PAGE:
From the Journals

HIV-associated Kaposi sarcoma responds to checkpoint inhibitors



Checkpoint inhibitor therapy is effective for patients with HIV-associated Kaposi sarcoma (KS), a recent study has found.

Partial or complete remission was achieved by a majority of patients; others currently have stable disease lasting longer than 6 months, reported Natalie Galanina, MD, of Rebecca and John Moores Cancer Center at the University of California, San Diego, and her colleagues. Earlier this year, investigators reported similar responses to checkpoint inhibitors in two patients with KS that wasn’t associated with HIV.

“An association has been demonstrated between chronic viral infection, malignancy, and up-regulation of programmed death receptor 1 (PD-1) on CD8+ cytotoxic T-lymphocytes,” the authors wrote in Cancer Immunology Research. In particular, “HIV-specific CD8+ T cells have increased PD-1 expression, which … promotes a cellular milieu conducive to oncogenesis.” These factors, together with the results from the previous study, have suggested that checkpoint inhibitors may be effective for patients with HIV-associated KS.

The retrospective study involved 320 patients treated with immunotherapy at Moores Cancer Center from August 2013 through December 2017. From this group, nine cases of HIV-associated KS were found. Median CD4 count was 256 cells/mcL and median viral load was 20 copies/mL. Eight patients were treated with nivolumab and one was treated with pembrolizumab. Median age was 44 years. All patients were male and receiving antiretroviral therapy.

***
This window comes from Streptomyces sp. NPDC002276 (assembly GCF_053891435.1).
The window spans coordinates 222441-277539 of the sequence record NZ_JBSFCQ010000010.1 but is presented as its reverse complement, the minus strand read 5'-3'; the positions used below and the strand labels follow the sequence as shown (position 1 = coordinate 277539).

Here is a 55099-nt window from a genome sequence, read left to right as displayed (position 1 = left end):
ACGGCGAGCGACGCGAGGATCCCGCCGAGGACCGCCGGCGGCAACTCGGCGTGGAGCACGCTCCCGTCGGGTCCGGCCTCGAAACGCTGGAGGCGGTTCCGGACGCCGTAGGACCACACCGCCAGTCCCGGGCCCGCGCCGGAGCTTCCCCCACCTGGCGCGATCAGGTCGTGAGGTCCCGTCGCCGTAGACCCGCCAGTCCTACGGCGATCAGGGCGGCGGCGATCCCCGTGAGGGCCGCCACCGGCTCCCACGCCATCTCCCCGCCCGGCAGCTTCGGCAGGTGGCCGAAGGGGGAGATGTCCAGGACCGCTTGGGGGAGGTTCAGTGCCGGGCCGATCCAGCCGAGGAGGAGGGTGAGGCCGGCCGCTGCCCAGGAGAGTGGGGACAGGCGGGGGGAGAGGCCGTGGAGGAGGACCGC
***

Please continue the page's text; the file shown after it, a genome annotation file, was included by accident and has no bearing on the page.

Six patients (67%) achieved remission, with five attaining partial remission and one attaining complete remission (gastrointestinal disease). Of the remaining three patients, two currently have stable disease lasting longer than 6 months, and one has stable disease lasting longer than 3 months.

Muscle aches, pruritus, and low-grade fever were the most common adverse events. No grade 3 or higher drug-related adverse events occurred.

“Most of our patients received one to four prior lines of therapy but still responded to checkpoint blockade,” the authors wrote. “Our observations suggest that patients with HIV-associated KS have high [response rates] to PD-1 checkpoint blockade, without significant toxicity, even in the presence of low [tumor mutational burden] and/or lack of PD-L1 expression.”

Authors reported compensation from Incyte, Genentech, Merck, Pfizer, and others.

SOURCE: Galanina et al. Cancer Immunol Res. doi: 10.1158/2326-6066.CIR-18-0121.

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